Opposition political parties and Mexico’s business community have rallied behind former economy minister Ildefonso Guajardo, whom federal authorities accuse of illicit enrichment.
The federal Attorney General’s Office (FGR) announced Friday that a federal judge had ordered Guajardo, economy minister during the entirety of former president Enrique Peña Nieto’s 2012-2018 term, to stand trial.
The FGR said its anti-corruption unit determined that the ex-official “probably” acquired “an unjustified increase to his wealth” between 2014 and 2018, adding that he was unable to prove its legal origin.
The former cabinet minister, who was recently elected as a federal deputy for the Institutional Revolutionary Party (PRI) and is due to take his seat in Congress on September 1, promptly denied the charge, asserting that the case against him amounted to “political persecution.”
The national leaders of the three main opposition parties all came to Guajardo’s defense, as did the president of the Business Coordinating Council (CCE), an influential umbrella organization representing 12 business groups.
“The political persecution of the Morena government against opponents of its authoritarian regime is absolutely unacceptable,” National Action Party (PAN) national president Marko Cortés wrote on Twitter. “Now it’s Ildefenso Guajardo’s turn. In the opposition bloc we will not be intimidated.”
Jesús Zambrano, national president of the Democratic Revolution Party (PRD), called the accusations “groundless” and charged that the federal government’s aim was to “break the [PAN-PRI-PRD] legislative coalition because he could play an important role in criticizing this government.”
PRI national president Alejandro Moreno expressed confidence that a judge would absolve the former minister and advised the federal government and Morena to instead focus on prosecuting corruption within their own ranks.
“Instead of using institutions to try and intimidate the opposition, the Morena government should shed light on the evident corruption and electoral crime inside Morena and the federal government. My total support to Ildefonso Guajardo in the face of this new onslaught by the state,” he wrote on Twitter.
“I know Ildefonso Guajardo and we’ve worked together on a lot of issues for the benefit of Nuevo León and Mexico. I trust that he will soon prove to authorities that his honorability and prestige remain intact,” said CCE president Carlos Salazar.
Several other opposition political figures, including former president Vicente Fox and ex-tourism minister Enrique de la Madrid, also took to Twitter to offer their support to Guajardo, who personally responded to many of the messages.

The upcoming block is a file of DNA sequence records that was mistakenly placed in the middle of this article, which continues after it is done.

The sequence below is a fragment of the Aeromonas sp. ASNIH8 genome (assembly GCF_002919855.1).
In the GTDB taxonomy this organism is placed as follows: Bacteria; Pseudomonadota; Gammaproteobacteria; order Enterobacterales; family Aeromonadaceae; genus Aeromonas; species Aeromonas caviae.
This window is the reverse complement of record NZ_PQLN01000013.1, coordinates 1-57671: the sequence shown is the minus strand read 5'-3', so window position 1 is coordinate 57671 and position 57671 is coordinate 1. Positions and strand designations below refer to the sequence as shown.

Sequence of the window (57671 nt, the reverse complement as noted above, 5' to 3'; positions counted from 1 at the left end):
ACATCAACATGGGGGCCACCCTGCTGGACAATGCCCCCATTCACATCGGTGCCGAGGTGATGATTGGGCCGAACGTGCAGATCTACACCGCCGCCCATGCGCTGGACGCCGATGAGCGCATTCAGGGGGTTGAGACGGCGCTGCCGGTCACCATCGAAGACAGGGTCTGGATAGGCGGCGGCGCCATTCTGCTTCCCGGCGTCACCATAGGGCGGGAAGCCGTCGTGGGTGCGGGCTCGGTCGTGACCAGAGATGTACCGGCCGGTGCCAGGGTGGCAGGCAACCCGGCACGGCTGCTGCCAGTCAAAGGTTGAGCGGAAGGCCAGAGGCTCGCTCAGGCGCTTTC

Extraordinary and indefensible that the Mexican govt would decide to go after someone as respected as Ildefonso Guajardo – someone who did such an incredible job as Sec de Economía https://t.co/oIU19ToSr0
— Duncan Wood (@AztecDuncan) July 10, 2021
“Thanks for the support,” the former economy minister wrote in response to Fox’s tweet declaring “we’re with you!!”
“I trust that the [legal] process will be in accordance with the law and I will be allowed to prove with evidence that the accusation is unfair and without foundation. He who owes nothing, fears nothing,” wrote Guajardo, the former government’s chief negotiator in trade talks with the United States and Canada.
He also responded to a tweet by United States-based Mexico expert Duncan Wood, who wrote that it was “extraordinary and indefensible” that the Mexican government would go after someone as respected as Ildefonso Guajardo, “who did such an incredible job” as economy minister.
“Thank you Duncan for your kind words of support. I’ve worked hard during my more than 40 years of public service to comport myself honorably, ethically and always following the letter and spirit of the law. I’m confident of the outcome and I look forward to continuing to serve my country when I’m sworn in as … [a] federal congressman next month,” Guajardo wrote.
Meanwhile, the FGR rejected Guajardo’s claim in a written statement that the case against him “smells of political persecution.”
That claim is “completely false,” the FGR said in its own statement before rejecting an assertion that it has not allowed Guajardo and his lawyer to see the evidence it has gathered against the former.
The Attorney General’s Office said the Ministry of Public Administration (SFP) – the federal government’s internal corruption watchdog – filed a complaint against Guajardo last October and that its anti-corruption unit subsequently opened an investigation. Guajardo was notified of the case against him in March and granted access to all the evidence supplied by the SFP, the FGR said.
It added that it continued to keep the former economy minister abreast of additional evidence gathered against him up to the date of the court hearing at which he was ordered to stand trial.
“The main accusation” is that Guajardo has a foreign bank account with a balance of just under 8.17 million pesos (US $411,000), an amount the former official asserts came from the sale of a property he and his sister inherited, the FGR said.
However, documentation submitted by Guajardo shows that “his half doesn’t correspond in any way” to the amount he says he received, the FGR said.
“… He has been asked to show the origin of this inconsistency but he hasn’t done so. In the face of such circumstances, the only option … was the judicial trying of this case,” it said.